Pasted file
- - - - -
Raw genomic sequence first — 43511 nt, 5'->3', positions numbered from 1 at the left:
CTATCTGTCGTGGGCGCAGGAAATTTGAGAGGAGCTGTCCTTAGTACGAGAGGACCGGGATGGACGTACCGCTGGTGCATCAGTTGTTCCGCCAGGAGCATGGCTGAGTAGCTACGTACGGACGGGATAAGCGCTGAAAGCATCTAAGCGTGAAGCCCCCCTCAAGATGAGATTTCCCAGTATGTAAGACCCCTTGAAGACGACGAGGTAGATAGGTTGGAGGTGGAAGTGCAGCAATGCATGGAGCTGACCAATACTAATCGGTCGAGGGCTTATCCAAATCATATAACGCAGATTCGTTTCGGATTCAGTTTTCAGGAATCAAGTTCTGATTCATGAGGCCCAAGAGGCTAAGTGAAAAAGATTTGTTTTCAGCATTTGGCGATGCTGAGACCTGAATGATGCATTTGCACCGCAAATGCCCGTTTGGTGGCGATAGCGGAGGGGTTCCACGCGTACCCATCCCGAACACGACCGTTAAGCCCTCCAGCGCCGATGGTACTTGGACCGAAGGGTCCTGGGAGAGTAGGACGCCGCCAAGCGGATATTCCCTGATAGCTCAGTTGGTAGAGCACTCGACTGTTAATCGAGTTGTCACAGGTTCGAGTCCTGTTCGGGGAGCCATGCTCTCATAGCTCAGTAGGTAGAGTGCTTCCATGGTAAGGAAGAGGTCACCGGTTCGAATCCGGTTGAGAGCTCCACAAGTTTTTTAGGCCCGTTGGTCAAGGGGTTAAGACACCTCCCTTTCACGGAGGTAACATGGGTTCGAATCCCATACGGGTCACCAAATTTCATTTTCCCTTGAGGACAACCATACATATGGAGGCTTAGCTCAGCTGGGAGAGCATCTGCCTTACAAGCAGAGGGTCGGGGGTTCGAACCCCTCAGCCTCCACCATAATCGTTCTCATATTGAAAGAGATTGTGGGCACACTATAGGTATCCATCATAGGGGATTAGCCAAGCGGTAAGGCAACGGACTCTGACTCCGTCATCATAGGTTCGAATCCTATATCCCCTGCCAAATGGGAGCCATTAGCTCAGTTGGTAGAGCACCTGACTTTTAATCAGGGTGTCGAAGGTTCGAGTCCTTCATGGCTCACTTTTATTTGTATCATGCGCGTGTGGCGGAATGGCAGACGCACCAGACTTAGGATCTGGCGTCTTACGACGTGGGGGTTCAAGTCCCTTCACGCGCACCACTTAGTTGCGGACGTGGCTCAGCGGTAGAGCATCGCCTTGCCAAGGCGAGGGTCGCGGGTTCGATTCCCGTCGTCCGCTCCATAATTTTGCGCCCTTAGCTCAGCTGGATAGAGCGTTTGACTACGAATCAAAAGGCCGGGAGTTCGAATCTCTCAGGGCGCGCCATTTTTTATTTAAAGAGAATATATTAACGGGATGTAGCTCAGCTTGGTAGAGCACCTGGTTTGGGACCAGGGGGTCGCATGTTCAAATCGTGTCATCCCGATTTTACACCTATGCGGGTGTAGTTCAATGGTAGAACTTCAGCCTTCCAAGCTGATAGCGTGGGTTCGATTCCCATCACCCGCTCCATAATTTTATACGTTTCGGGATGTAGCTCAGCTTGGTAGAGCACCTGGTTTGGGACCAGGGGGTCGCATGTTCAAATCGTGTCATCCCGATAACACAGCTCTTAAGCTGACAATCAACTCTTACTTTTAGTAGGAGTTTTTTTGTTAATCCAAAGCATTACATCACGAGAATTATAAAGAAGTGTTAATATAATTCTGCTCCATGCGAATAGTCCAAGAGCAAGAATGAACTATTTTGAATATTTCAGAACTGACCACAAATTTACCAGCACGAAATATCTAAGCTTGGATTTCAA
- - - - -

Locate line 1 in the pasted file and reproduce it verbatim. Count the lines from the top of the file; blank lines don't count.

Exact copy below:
Raw genomic sequence first — 43511 nt, 5'->3', positions numbered from 1 at the left: